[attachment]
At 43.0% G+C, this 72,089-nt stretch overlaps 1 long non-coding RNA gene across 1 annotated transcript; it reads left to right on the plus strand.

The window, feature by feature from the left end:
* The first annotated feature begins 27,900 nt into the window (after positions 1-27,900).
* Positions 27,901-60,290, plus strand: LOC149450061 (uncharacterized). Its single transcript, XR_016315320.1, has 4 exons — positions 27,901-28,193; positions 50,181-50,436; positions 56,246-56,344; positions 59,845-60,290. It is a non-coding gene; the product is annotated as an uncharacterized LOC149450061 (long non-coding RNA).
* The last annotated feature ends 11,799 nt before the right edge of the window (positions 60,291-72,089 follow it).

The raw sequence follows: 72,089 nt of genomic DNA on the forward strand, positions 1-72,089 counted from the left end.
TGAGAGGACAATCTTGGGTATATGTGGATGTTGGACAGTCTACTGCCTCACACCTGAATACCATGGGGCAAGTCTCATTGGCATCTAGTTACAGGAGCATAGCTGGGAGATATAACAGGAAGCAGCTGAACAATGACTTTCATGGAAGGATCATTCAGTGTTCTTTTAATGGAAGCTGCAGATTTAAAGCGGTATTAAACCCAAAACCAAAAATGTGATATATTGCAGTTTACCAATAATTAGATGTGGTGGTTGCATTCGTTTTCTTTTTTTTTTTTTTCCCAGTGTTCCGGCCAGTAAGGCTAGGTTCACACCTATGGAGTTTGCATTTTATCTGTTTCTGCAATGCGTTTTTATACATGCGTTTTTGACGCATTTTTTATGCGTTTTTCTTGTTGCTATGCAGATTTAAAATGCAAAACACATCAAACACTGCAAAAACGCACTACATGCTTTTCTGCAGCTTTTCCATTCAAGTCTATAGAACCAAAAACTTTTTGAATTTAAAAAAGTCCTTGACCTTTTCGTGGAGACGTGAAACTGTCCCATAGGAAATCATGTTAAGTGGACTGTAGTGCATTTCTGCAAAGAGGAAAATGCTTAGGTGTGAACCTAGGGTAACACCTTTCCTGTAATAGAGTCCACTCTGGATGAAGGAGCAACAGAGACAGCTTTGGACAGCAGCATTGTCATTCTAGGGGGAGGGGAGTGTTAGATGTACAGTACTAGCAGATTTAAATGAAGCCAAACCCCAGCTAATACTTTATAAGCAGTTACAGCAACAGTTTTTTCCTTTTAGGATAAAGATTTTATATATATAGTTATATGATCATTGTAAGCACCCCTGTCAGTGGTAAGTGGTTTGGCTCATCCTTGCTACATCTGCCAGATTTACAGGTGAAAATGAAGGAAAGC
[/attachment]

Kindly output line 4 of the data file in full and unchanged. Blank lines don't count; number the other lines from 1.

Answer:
* Positions 27,901-60,290, plus strand: LOC149450061 (uncharacterized). Its single transcript, XR_016315320.1, has 4 exons — positions 27,901-28,193; positions 50,181-50,436; positions 56,246-56,344; positions 59,845-60,290. It is a non-coding gene; the product is annotated as an uncharacterized LOC149450061 (long non-coding RNA).